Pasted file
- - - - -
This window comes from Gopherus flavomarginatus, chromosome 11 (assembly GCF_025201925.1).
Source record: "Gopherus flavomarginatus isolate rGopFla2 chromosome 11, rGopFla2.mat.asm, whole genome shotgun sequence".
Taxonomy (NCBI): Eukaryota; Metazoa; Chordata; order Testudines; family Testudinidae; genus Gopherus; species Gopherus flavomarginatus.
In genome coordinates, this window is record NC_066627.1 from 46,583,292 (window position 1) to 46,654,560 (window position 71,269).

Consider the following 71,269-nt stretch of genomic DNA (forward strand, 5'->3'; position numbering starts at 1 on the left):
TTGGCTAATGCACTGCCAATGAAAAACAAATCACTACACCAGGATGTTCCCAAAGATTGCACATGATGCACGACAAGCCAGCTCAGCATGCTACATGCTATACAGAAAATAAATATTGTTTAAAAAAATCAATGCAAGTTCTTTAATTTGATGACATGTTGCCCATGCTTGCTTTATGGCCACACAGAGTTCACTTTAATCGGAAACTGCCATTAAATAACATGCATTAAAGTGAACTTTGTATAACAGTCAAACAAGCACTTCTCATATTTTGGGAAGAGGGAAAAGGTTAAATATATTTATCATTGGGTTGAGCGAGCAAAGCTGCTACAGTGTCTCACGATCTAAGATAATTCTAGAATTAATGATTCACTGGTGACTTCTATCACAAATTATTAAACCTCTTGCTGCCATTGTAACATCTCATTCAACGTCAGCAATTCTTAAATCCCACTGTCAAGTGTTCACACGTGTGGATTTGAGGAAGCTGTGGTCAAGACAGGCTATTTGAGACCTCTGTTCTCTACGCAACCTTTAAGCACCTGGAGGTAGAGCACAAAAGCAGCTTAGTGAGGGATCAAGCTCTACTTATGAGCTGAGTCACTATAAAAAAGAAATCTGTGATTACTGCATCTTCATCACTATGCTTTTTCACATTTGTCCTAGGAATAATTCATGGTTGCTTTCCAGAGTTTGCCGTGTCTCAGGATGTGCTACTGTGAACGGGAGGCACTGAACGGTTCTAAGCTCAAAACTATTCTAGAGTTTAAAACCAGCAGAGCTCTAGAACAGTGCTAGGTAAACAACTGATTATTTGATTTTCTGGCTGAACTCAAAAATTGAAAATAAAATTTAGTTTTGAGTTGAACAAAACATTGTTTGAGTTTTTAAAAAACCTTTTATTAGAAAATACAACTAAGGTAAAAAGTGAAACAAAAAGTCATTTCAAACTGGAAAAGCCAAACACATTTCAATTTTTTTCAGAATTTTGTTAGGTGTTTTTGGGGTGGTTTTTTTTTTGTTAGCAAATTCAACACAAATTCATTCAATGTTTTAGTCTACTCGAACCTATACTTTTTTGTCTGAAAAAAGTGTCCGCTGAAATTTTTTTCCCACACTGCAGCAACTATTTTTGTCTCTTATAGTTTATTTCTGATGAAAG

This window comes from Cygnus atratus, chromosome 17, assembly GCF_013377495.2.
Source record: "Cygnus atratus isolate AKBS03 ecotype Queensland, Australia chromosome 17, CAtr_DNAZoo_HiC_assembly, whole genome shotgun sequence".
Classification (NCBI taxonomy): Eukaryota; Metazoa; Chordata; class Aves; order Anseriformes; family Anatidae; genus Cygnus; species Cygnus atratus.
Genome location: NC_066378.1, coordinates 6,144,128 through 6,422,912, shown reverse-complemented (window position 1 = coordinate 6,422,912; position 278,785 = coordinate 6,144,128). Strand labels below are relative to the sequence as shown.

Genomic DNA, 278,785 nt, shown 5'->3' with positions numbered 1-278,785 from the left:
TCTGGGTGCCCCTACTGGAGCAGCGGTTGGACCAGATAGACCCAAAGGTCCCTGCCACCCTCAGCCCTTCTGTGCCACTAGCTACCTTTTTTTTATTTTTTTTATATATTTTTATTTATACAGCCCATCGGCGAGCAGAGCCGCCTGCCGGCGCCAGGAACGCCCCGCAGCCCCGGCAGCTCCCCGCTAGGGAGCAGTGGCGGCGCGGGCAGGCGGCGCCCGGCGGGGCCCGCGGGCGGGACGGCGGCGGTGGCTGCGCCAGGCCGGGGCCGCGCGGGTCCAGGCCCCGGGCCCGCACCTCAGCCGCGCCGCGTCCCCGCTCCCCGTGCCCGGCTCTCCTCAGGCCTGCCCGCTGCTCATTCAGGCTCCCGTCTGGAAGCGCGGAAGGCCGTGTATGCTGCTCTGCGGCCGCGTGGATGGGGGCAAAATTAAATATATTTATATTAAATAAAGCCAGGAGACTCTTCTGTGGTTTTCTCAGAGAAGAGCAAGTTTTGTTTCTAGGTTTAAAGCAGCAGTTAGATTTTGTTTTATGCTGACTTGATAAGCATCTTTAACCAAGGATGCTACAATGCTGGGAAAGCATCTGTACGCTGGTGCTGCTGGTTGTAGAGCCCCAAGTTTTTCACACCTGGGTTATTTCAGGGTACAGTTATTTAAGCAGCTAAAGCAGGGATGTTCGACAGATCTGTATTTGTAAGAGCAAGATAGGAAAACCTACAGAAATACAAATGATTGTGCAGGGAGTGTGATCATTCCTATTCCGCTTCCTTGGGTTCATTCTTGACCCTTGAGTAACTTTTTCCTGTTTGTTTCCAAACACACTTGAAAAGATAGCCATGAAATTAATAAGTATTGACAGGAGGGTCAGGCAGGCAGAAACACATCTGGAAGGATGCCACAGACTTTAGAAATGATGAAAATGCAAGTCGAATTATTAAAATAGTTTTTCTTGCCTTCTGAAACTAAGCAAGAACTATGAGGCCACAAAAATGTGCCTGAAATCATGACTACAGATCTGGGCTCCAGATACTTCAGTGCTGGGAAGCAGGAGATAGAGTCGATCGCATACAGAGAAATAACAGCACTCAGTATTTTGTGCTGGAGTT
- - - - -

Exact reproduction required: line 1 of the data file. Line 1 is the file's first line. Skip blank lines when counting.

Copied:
This window comes from Gopherus flavomarginatus, chromosome 11 (assembly GCF_025201925.1).